Finishing the Hat: Collected Lyrics (1954-1981) with Attendant Comments, Principles, Heresies, Grudges, Whines and Anecdotes by Stephen Sondheim

Finishing the Hat hits bookstores tomorrow. I've been counting the days since Jerusha and I saw Barbara Cook and Vanessa Williams in Sondheim on Sondheim in NY a few months ago. Amazing show, amazing artist, and (not a doubt in my mind) an amazing book. According to early reviews, there's plenty of behind the scenes dish, but it's more theatre history than backstage snark. Sondheim has been a huge musical presence in my life since I was a kid (and even more so as I evolved into a Gleekish theatre major in college), but I came away from the Broadway show appreciating the artistry on a totally different level, wanting to explore further, and loving the guy more than ever.

From the flap:
Stephen Sondheim has won seven Tonys, an Academy Award, seven Grammys, a Pulitzer Prize and the Kennedy Center Honors. His career has spanned more than half a century, his lyrics have become synonymous with musical theater and popular culture, and in Finishing the Hat—titled after perhaps his most autobiographical song, from Sunday in the Park with George—Sondheim has not only collected his lyrics for the first time, he is giving readers a rare personal look into his life as well as his remarkable productions.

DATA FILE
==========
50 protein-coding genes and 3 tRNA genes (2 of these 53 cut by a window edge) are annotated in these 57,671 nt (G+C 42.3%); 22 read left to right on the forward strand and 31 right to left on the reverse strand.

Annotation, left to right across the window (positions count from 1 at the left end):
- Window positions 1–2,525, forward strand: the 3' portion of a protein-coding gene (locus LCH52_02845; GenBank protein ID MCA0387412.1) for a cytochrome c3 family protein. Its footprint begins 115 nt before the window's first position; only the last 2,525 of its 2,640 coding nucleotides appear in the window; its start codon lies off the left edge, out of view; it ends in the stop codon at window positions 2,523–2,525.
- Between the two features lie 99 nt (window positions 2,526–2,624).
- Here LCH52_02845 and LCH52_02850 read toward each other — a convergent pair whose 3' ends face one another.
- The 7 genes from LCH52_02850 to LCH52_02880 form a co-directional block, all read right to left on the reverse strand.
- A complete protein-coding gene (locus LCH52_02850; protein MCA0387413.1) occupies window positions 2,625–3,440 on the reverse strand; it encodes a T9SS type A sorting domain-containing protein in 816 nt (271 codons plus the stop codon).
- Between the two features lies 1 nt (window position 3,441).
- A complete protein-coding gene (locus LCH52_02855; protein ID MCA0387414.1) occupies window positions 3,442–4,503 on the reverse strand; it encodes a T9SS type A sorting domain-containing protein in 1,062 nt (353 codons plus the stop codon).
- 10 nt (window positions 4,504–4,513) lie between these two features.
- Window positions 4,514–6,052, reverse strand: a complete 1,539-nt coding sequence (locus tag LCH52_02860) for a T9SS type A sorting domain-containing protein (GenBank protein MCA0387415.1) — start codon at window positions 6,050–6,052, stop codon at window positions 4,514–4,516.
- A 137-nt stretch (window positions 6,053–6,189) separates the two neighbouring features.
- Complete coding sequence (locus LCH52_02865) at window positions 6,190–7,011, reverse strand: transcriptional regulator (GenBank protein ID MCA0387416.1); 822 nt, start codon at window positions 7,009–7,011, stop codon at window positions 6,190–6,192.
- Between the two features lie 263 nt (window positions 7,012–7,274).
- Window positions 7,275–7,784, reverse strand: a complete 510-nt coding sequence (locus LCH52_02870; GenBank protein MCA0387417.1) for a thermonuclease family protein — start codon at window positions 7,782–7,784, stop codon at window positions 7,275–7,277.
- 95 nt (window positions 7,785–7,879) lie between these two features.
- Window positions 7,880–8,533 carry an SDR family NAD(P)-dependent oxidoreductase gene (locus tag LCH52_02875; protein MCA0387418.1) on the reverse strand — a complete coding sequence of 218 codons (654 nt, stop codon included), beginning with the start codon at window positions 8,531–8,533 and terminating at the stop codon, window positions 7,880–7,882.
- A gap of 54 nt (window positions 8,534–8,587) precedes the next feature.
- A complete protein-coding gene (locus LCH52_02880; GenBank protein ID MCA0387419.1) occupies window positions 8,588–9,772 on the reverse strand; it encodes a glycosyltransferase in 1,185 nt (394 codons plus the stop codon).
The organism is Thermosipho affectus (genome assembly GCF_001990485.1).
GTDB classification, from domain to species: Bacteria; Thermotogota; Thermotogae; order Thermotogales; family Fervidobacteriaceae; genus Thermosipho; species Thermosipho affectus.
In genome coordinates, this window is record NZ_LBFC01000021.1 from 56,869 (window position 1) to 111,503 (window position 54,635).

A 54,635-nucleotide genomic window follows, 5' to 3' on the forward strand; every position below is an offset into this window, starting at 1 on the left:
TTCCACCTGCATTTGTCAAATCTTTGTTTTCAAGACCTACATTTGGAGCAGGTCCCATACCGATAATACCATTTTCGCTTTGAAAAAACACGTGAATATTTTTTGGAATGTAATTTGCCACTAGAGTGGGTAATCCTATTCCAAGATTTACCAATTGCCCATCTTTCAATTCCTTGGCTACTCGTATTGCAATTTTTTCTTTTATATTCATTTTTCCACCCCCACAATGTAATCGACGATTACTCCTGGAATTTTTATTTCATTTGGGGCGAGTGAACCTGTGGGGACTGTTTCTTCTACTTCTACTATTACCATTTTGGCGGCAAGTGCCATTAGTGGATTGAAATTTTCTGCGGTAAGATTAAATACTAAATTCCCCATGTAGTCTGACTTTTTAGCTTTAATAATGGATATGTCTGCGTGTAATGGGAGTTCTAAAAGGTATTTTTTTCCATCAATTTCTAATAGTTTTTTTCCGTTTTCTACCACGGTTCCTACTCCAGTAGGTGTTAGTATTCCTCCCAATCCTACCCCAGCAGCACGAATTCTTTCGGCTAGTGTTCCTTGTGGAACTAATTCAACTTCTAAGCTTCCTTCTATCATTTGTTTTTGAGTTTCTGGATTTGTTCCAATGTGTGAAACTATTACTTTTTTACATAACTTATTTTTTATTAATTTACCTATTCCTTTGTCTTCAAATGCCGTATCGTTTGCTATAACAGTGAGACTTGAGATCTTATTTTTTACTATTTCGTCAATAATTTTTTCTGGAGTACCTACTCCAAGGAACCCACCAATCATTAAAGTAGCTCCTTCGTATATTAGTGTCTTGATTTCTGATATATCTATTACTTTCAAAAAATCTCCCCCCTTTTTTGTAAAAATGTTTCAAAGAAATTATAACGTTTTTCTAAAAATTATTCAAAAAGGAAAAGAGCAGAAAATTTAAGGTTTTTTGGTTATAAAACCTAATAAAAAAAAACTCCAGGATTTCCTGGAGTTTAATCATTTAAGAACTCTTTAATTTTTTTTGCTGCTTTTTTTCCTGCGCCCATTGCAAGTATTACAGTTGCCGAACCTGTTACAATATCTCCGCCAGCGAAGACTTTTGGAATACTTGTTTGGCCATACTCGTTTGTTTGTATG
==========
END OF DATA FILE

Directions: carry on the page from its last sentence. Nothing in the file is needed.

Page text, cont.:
Along with the lyrics for all of his musicals from 1954 to 1981—including West Side Story, Company, Follies, A Little Night Music and Sweeney Todd—Sondheim treats us to never-before-published songs from each show, songs that were cut or discarded before seeing the light of day. He discusses his relationship with his mentor, Oscar Hammerstein II, and his collaborations with extraordinary talents such as Leonard Bernstein, Arthur Laurents, Ethel Merman, Richard Rodgers, Angela Lansbury, Harold Prince and a panoply of others. The anecdotes—filled with history, pointed observations and intimate details—transport us back to a time when theater was a major pillar of American culture...

Penetrating and surprising, poignant, funny and sometimes provocative, Finishing the Hat is not only an informative look at the art and craft of lyric writing, it is a history of the theater that belongs on the same literary shelf as Moss Hart’s Act One and Arthur Miller’s Timebends.

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